But spending money on a game based on some vague information who will be involved and what genre it will be?
I could imagine giving money for an alpha, an already sort of playable alpha, where i see a clear vision were it is going. But buying a name without any content, hope for something good?
No way!

Hi Mousse, I do think the

Hi Mousse,

I do think the potential for more auteur-driven games is there, and that's what's ultimately exciting about the idea of more developers crowd-sourcing their games. I guess I'm just more of a "worst case scenario" guy (George Carlin once said that deep inside of every bitter cynic is a disappointed idealist -- that sums me up pretty well) and see some issues that could arise if this system took off.

Publishers have become a lot like studios in the movie biz -- a necessary evil because they have access to nearly unlimited funds, but more of a hindrance to the creative vision than a help. I'm not sure where, exactly, that changed along the timeline of cinema (which is probably an article I should write for another site one of these days...), but you can certainly see it happening in games already. That being said, there are some useful services that publishers provide.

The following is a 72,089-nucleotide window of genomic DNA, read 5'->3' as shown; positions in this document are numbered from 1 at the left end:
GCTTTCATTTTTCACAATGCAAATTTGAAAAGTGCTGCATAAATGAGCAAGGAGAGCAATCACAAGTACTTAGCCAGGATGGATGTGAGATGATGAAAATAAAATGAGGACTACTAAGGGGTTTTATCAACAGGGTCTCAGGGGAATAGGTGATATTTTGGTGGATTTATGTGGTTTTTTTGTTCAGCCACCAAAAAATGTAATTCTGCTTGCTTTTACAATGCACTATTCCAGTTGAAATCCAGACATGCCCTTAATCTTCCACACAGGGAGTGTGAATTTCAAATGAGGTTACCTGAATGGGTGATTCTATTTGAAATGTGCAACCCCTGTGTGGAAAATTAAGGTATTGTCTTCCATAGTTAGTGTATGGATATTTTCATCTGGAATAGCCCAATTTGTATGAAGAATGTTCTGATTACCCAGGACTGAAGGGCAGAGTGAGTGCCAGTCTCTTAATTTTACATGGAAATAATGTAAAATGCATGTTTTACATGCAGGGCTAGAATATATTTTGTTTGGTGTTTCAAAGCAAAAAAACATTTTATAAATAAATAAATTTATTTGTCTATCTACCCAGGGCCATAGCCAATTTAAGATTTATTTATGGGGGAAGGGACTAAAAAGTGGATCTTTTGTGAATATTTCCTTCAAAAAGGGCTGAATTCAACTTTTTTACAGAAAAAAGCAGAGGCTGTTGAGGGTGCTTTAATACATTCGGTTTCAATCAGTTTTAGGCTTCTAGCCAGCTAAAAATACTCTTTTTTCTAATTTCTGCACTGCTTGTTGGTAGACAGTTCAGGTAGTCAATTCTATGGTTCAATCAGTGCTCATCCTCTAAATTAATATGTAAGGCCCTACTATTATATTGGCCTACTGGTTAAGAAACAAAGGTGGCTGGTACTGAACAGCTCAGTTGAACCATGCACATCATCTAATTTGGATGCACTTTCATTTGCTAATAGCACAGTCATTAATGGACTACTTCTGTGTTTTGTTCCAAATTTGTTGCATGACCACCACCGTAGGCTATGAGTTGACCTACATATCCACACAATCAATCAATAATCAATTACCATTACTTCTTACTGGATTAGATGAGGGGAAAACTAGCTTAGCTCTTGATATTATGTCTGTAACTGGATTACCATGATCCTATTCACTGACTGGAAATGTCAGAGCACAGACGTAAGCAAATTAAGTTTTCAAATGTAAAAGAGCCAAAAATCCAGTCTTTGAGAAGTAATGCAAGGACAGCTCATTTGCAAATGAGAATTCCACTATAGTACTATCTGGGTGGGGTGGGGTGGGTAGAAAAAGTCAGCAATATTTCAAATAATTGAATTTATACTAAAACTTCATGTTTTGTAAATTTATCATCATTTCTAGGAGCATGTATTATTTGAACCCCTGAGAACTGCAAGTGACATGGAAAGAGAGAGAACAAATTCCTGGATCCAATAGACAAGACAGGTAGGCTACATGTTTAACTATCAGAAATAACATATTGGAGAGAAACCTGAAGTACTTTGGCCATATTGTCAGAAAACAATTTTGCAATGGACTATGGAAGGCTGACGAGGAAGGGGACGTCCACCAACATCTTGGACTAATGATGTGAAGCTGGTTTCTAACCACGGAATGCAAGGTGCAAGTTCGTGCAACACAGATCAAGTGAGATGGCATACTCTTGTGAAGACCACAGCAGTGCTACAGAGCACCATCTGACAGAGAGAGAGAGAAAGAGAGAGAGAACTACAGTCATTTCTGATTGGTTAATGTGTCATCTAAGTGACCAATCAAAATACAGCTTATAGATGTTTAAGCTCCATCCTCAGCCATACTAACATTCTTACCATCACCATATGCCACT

$1.7 mil is an amazing number -- and honestly, significantly more than I expected them to make. I'm sure most of that's because it's Tim Schafer, but it certainly does make you sit back and wonder "could someone raise ten or twenty million for a game this way?" Maybe they could -- or maybe gamers would get tired of all the competing Kickstarter projects vying for their money once the novelty of all this wears off. I don't know -- that's the fun of watching all this stuff unfold.

I'm really curious to see what happens when Double Fine reveals the first concepts of the game and the first gameplay footage, etc. You just know there's going to be a contingent of donors who're pissed because it's not going in the direction they want. What will happen then? People donating money to a project sight unseen that winds up not being what they expected might be less likely to take the plunge again. I think that's going to be pretty amazing to watch too.

At any rate, you gotta love Tim Schafer for trying this. No matter what happens, fans get a new game out of the deal and maybe it opens doors for other developers to craft the games they want without the interference of publishers.